From the point of view of energy saving, the UNI 11425 proposes a new scenario about the design choices and the operating procedures of the mechanical and technological systems in general.

The opportunities offered by the application of the above standard, allow an important energy saving in the energy management of the operating block and then consequently with positive repercussions for the entire energy expenditure of the hospital, since a high energy demand is attributable to the same operating block.

In continuation of the study, various energy saving strategies listed above will be analyzed individually.

Figure 5. System requirements control ventilation 

air contaminants, operating

4. New Approach of the Uni 11425 in Indoor Air Recirculation

Besides air change by legislatively prescribe (Vol. 15 min /h), in general the VCCC plants require large air masses to ensure:

1. High levels of decontamination.

2. Stability of the unidirectional flow

3. Low temperature difference between input air and ambient air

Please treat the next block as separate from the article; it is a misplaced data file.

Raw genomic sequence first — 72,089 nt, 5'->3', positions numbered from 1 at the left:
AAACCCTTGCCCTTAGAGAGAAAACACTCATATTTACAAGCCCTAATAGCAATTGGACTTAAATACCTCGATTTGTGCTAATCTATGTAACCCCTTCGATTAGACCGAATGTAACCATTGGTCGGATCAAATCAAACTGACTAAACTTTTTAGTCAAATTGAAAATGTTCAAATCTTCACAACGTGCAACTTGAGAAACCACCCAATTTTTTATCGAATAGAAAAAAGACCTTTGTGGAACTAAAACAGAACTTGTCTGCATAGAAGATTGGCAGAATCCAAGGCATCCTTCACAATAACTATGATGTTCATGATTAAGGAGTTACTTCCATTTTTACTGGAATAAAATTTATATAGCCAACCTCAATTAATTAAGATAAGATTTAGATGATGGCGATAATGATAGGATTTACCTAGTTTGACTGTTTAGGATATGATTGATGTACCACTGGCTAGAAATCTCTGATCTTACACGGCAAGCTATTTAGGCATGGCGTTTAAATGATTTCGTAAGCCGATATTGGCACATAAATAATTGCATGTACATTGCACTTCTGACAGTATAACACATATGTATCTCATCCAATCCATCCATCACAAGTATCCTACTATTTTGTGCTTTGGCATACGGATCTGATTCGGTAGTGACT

In refer first point of the list, is more severe the contamination control of the operating room (so the lower the level of classification in accordance with ISO 14644: 2015) and more will be the time of air filtration.

In this regard, is intuitively that for reduced the air, by the contaminants, it is necessary to filter the air of the operating room a more number of times possible, so that for each cycle, the air is subjected at new filtering.

In the past, operator blocks were normally designed with VCCC installations in external all-air, without recirculation, with a flow of about 20÷25 Vol./h of outside air, in order to ensure in each case, the high flow of air to meet the necessary requirements to reduce contamination.

According to the latest regulatory updates and according to the UNI 11425, the use of recirculated air in the individual operating rooms is permitted only by ensuring that the air is extracted and fed back into the same operating room.

Moreover, the same rule requires that the recirculated air is well mixed with the fresh air and which is in any case subject to the same stages of filtration to which the outside air is subjected.

This a reduction of the external air flow (necessary for maintaining adequate the levels of indoor pollutants), involves a high reduction in energy demand for the treatment of the air hygrometric outside.

In the graphs below (Figure 6 and 7) is shown the result of an energy simulation to an all-air system with external service to an operating room of 60 m2 area located in a hospital near Milan. Where, for the attainment of adequate levels of air contamination, 25 vol./h of air circulated from the treatment and air filtration system are required.